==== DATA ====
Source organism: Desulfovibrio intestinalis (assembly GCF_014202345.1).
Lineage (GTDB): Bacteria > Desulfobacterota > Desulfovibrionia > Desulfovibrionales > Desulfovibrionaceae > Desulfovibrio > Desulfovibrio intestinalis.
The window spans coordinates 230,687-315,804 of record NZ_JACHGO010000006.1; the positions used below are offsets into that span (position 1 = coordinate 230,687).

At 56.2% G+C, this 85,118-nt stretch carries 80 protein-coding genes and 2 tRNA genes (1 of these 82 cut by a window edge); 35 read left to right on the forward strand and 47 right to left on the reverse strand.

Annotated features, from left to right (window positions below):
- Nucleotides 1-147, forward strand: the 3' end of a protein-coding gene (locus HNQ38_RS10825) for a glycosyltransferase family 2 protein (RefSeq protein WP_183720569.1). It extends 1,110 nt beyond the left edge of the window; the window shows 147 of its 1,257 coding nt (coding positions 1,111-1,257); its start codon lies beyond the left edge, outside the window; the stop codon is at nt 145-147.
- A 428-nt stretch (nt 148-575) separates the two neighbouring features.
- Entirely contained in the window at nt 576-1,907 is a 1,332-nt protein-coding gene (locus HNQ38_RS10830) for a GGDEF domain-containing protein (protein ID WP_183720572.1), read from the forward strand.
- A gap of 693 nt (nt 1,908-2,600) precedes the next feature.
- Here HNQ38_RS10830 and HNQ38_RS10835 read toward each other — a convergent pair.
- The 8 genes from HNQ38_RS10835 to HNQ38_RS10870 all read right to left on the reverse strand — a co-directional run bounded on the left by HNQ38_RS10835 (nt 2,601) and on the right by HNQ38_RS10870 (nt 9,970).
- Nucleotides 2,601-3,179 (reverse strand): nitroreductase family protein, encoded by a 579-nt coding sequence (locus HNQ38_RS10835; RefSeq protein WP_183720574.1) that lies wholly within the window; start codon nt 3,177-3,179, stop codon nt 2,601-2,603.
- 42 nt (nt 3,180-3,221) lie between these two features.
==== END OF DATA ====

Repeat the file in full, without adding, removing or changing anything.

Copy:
Source organism: Desulfovibrio intestinalis (assembly GCF_014202345.1).
Lineage (GTDB): Bacteria > Desulfobacterota > Desulfovibrionia > Desulfovibrionales > Desulfovibrionaceae > Desulfovibrio > Desulfovibrio intestinalis.
The window spans coordinates 230,687-315,804 of record NZ_JACHGO010000006.1; the positions used below are offsets into that span (position 1 = coordinate 230,687).

At 56.2% G+C, this 85,118-nt stretch carries 80 protein-coding genes and 2 tRNA genes (1 of these 82 cut by a window edge); 35 read left to right on the forward strand and 47 right to left on the reverse strand.

Annotated features, from left to right (window positions below):
- Nucleotides 1-147, forward strand: the 3' end of a protein-coding gene (locus HNQ38_RS10825) for a glycosyltransferase family 2 protein (RefSeq protein WP_183720569.1). It extends 1,110 nt beyond the left edge of the window; the window shows 147 of its 1,257 coding nt (coding positions 1,111-1,257); its start codon lies beyond the left edge, outside the window; the stop codon is at nt 145-147.
- A 428-nt stretch (nt 148-575) separates the two neighbouring features.
- Entirely contained in the window at nt 576-1,907 is a 1,332-nt protein-coding gene (locus HNQ38_RS10830) for a GGDEF domain-containing protein (protein ID WP_183720572.1), read from the forward strand.
- A gap of 693 nt (nt 1,908-2,600) precedes the next feature.
- Here HNQ38_RS10830 and HNQ38_RS10835 read toward each other — a convergent pair.
- The 8 genes from HNQ38_RS10835 to HNQ38_RS10870 all read right to left on the reverse strand — a co-directional run bounded on the left by HNQ38_RS10835 (nt 2,601) and on the right by HNQ38_RS10870 (nt 9,970).
- Nucleotides 2,601-3,179 (reverse strand): nitroreductase family protein, encoded by a 579-nt coding sequence (locus HNQ38_RS10835; RefSeq protein WP_183720574.1) that lies wholly within the window; start codon nt 3,177-3,179, stop codon nt 2,601-2,603.
- 42 nt (nt 3,180-3,221) lie between these two features.